Minister on negative climate commentary: ‘Give us a break’

Commentators criticising the Irish agricultural sector’s efforts on climate change have been called on by Minister for Agriculture, Food and the Marine, Michael Creed, to acknowledge the strides made so far by the sector to become more sustainable and avoid generating a negative reaction from “relentless negative commentary”.

Speaking during the opening ceremony of the Tullamore Show in Tullamore, Co. Offaly, earlier today, Sunday, August 11, the minister said:

“I’d like to make a point very briefly about climate.

I do understand that the rural and the farming community is under relentless bombardment by all sides about the sustainability of our industry and I would make an appeal – give us a break.

“We do acknowledge that we have a role to play as an industry and as a community and as farming families; we know that each and every one of us have changes to make.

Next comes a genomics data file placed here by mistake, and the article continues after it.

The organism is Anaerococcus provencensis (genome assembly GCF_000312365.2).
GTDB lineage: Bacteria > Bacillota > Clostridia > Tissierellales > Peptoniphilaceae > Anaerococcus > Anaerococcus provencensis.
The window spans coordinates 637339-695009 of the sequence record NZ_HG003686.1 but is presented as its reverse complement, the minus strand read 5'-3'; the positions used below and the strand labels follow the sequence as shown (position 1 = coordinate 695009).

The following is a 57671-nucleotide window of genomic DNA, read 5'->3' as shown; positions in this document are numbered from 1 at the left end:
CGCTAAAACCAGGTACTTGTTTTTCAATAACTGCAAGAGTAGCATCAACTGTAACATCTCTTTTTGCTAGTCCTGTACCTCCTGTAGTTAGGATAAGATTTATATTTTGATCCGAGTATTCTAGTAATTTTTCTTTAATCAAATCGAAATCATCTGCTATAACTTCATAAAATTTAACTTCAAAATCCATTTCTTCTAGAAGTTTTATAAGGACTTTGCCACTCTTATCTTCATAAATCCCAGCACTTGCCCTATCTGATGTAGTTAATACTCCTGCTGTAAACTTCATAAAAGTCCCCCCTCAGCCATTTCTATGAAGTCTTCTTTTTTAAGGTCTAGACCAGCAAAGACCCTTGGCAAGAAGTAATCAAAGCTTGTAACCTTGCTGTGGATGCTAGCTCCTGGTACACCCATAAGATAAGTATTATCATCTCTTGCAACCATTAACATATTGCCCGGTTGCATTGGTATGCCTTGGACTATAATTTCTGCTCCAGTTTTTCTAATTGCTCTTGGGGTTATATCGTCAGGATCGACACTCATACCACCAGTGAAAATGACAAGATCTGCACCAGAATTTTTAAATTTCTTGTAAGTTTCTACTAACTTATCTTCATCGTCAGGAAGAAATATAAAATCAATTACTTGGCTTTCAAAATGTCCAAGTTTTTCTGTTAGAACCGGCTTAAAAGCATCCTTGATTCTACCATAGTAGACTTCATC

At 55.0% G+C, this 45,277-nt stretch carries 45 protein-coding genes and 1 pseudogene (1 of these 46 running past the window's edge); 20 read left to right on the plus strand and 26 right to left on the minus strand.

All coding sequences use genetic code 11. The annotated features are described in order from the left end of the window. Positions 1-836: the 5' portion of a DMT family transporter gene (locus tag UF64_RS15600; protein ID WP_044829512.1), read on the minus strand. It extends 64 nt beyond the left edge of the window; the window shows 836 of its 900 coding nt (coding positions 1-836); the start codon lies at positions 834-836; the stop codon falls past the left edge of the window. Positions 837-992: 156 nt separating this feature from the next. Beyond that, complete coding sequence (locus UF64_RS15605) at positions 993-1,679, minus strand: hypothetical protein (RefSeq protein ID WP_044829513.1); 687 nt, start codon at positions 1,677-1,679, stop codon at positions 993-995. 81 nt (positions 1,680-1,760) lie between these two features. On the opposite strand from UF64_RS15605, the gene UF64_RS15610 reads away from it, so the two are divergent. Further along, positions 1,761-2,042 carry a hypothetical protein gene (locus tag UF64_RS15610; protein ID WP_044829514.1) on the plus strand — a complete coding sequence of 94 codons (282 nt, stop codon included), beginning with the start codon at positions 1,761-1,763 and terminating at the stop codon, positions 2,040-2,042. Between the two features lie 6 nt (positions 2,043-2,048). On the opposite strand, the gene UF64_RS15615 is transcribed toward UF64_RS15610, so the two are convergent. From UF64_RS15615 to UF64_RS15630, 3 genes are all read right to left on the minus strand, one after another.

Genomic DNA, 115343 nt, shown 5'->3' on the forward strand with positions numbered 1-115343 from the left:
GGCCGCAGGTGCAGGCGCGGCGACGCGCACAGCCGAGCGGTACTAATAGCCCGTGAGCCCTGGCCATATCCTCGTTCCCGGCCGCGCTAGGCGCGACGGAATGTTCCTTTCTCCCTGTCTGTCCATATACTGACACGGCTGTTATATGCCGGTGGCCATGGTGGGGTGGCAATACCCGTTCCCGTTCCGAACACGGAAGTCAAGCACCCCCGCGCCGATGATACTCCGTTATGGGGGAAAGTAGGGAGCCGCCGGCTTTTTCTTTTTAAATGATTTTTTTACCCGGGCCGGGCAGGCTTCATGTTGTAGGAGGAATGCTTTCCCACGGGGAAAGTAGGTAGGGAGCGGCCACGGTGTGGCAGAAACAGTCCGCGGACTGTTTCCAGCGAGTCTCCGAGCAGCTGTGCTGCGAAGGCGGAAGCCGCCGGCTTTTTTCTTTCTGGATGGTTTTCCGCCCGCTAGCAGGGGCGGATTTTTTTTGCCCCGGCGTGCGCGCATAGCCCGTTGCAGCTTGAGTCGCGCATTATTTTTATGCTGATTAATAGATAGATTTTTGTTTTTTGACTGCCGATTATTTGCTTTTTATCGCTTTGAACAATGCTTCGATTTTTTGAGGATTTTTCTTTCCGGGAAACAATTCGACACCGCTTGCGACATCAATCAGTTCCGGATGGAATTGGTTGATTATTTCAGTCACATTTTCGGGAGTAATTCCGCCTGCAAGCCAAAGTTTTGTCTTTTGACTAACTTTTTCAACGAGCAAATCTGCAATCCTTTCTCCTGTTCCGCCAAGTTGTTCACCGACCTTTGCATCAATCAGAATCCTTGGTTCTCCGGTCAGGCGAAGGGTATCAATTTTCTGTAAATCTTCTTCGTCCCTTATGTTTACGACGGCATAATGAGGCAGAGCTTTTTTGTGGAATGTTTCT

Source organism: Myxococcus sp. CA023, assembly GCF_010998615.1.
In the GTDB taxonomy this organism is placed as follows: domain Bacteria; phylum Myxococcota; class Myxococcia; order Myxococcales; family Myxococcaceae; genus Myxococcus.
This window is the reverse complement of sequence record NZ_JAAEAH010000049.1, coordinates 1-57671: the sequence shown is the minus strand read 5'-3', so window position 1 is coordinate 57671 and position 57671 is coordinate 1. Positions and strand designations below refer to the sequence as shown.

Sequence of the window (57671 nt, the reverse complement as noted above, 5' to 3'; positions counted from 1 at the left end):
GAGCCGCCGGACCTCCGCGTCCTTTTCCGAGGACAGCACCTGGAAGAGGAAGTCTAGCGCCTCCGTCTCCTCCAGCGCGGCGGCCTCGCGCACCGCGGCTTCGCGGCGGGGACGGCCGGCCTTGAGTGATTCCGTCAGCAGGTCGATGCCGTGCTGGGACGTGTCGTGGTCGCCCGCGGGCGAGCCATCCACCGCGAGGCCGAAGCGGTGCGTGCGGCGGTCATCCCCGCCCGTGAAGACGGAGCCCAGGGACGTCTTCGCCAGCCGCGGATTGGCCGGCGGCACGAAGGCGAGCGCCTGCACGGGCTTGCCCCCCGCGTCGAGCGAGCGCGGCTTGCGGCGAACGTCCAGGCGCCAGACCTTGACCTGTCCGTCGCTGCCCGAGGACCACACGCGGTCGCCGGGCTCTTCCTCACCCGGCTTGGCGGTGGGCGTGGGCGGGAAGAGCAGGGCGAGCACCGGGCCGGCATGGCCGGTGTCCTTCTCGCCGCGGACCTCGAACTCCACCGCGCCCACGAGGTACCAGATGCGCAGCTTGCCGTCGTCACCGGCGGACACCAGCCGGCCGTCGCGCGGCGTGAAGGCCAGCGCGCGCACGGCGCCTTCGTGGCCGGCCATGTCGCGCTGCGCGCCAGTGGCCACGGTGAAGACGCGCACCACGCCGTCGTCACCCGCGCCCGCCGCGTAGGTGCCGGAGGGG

“But the relentless negative commentary is in danger of generating an adverse reaction.

“And I would say to the commentators, to the keyboard warriors and to the media, that this is an industry that globally is a leader in terms of its sustainability.

“We are up there, as good as many and better than most – and we acknowledge that we are required to change.”

The minister said that Irish farmers and farm families are aware that changes can be made to improve sustainability.

We need to be acknowledged also, that it is in the Paris Accord, that we are part of the solution. We are part of feeding sustainably the growing global population, exporting as we do over 90% of what we produce.

The Paris Accord talks about sustainable food production, climate change and not compromising that sustainability.

“We can do more and we will do more in that regard – but we do need recognition for what it is that we have achieved already – in many respects as global leaders in what we do.

“Whilst we’re not looking for a free pass, we do acknowledge that we have more to do – but so does every individual of the state and citizen of the globe in the context of meeting the challenge of our times to pass on the earth to the next generation in the best state that we possibly can.

“We are contributing significantly, and we deserve recognition for that, while acknowledging that we have more to do,” the minister concluded.